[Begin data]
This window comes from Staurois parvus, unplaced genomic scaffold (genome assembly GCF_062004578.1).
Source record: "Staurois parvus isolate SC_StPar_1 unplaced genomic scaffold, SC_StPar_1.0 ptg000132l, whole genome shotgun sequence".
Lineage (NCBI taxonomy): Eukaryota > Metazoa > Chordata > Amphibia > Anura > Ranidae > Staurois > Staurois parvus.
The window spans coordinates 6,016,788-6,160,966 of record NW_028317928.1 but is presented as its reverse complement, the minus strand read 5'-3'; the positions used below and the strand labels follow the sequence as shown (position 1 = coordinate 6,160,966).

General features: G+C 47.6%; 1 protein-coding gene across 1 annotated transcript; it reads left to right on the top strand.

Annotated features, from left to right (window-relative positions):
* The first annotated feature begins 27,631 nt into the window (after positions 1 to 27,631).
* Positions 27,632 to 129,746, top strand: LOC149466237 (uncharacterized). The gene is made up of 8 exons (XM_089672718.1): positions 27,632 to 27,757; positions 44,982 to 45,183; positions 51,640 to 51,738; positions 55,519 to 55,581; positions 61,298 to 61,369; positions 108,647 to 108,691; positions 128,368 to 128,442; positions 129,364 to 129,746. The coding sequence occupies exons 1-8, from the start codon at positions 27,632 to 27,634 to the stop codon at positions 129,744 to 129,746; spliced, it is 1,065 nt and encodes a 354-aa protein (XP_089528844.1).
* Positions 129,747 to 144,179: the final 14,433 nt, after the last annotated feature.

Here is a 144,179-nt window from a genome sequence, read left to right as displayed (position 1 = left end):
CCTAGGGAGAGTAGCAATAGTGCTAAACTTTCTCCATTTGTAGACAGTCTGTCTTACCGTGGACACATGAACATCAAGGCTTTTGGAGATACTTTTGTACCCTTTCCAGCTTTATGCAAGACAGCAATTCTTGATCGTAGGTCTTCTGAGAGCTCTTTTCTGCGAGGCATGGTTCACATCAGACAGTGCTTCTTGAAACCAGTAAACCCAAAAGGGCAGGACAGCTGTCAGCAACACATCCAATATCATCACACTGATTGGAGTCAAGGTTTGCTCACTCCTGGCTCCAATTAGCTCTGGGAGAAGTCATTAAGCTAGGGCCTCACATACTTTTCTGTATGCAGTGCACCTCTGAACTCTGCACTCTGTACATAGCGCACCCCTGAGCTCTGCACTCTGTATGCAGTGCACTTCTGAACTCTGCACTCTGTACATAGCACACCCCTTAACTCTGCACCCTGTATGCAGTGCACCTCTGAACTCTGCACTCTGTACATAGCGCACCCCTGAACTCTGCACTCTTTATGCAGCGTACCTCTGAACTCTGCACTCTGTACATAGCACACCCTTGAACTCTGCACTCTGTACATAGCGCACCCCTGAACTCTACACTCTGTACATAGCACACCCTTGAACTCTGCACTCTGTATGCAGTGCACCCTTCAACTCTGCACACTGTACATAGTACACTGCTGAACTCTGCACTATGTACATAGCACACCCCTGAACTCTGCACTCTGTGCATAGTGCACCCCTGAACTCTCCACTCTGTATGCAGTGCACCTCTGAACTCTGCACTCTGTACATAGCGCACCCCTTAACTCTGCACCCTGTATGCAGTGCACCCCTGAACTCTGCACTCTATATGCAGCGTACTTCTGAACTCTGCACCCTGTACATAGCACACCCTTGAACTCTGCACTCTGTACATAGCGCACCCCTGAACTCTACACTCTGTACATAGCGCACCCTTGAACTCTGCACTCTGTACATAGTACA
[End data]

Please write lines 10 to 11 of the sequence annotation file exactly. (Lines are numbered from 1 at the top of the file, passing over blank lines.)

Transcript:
Here is a 144,179-nt window from a genome sequence, read left to right as displayed (position 1 = left end):
CCTAGGGAGAGTAGCAATAGTGCTAAACTTTCTCCATTTGTAGACAGTCTGTCTTACCGTGGACACATGAACATCAAGGCTTTTGGAGATACTTTTGTACCCTTTCCAGCTTTATGCAAGACAGCAATTCTTGATCGTAGGTCTTCTGAGAGCTCTTTTCTGCGAGGCATGGTTCACATCAGACAGTGCTTCTTGAAACCAGTAAACCCAAAAGGGCAGGACAGCTGTCAGCAACACATCCAATATCATCACACTGATTGGAGTCAAGGTTTGCTCACTCCTGGCTCCAATTAGCTCTGGGAGAAGTCATTAAGCTAGGGCCTCACATACTTTTCTGTATGCAGTGCACCTCTGAACTCTGCACTCTGTACATAGCGCACCCCTGAGCTCTGCACTCTGTATGCAGTGCACTTCTGAACTCTGCACTCTGTACATAGCACACCCCTTAACTCTGCACCCTGTATGCAGTGCACCTCTGAACTCTGCACTCTGTACATAGCGCACCCCTGAACTCTGCACTCTTTATGCAGCGTACCTCTGAACTCTGCACTCTGTACATAGCACACCCTTGAACTCTGCACTCTGTACATAGCGCACCCCTGAACTCTACACTCTGTACATAGCACACCCTTGAACTCTGCACTCTGTATGCAGTGCACCCTTCAACTCTGCACACTGTACATAGTACACTGCTGAACTCTGCACTATGTACATAGCACACCCCTGAACTCTGCACTCTGTGCATAGTGCACCCCTGAACTCTCCACTCTGTATGCAGTGCACCTCTGAACTCTGCACTCTGTACATAGCGCACCCCTTAACTCTGCACCCTGTATGCAGTGCACCCCTGAACTCTGCACTCTATATGCAGCGTACTTCTGAACTCTGCACCCTGTACATAGCACACCCTTGAACTCTGCACTCTGTACATAGCGCACCCCTGAACTCTACACTCTGTACATAGCGCACCCTTGAACTCTGCACTCTGTACATAGTACA